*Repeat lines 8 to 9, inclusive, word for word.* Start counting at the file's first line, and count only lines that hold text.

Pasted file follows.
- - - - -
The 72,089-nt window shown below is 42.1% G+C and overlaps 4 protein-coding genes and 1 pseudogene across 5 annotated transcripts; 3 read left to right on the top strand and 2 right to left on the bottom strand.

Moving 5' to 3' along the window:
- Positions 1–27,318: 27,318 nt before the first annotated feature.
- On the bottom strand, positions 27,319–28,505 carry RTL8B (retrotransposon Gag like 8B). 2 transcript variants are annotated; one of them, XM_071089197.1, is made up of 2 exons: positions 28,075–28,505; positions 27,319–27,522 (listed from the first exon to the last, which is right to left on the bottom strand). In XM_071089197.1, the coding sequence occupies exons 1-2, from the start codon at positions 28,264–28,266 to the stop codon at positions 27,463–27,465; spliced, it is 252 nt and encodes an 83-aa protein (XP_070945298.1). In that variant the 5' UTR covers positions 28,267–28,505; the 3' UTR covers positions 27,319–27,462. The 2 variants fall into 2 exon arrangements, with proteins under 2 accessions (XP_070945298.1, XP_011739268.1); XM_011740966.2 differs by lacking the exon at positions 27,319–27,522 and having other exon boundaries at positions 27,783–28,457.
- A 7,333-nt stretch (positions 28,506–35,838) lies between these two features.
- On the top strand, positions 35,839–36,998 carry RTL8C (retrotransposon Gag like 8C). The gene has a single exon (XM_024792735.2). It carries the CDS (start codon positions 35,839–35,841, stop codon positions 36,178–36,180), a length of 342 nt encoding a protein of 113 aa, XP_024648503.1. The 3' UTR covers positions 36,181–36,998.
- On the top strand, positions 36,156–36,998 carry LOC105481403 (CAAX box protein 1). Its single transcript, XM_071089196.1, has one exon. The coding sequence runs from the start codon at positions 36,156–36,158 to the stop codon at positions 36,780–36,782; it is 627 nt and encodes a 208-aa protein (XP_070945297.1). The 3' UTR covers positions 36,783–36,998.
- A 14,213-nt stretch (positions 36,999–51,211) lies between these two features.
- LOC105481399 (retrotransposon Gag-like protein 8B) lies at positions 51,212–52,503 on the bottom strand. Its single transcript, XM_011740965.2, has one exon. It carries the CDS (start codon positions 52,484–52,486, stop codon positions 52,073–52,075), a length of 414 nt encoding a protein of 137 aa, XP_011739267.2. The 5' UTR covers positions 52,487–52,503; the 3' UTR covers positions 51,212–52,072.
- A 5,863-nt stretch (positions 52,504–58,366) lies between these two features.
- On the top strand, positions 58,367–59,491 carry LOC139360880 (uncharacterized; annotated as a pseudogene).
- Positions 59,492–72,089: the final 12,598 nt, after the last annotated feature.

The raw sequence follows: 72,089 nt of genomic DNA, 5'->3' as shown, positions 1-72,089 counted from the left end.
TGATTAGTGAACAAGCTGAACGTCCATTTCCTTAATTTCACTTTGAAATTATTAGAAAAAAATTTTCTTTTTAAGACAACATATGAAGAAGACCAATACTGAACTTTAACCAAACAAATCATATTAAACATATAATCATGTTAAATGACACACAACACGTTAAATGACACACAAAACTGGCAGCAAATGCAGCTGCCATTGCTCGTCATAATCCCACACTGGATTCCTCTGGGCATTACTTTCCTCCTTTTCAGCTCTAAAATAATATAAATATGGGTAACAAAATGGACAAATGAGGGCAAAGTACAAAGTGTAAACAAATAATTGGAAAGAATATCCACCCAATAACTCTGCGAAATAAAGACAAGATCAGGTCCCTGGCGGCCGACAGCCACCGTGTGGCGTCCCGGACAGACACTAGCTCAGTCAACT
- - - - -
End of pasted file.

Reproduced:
- A 14,213-nt stretch (positions 36,999–51,211) lies between these two features.
- LOC105481399 (retrotransposon Gag-like protein 8B) lies at positions 51,212–52,503 on the bottom strand. Its single transcript, XM_011740965.2, has one exon. It carries the CDS (start codon positions 52,484–52,486, stop codon positions 52,073–52,075), a length of 414 nt encoding a protein of 137 aa, XP_011739267.2. The 5' UTR covers positions 52,487–52,503; the 3' UTR covers positions 51,212–52,072.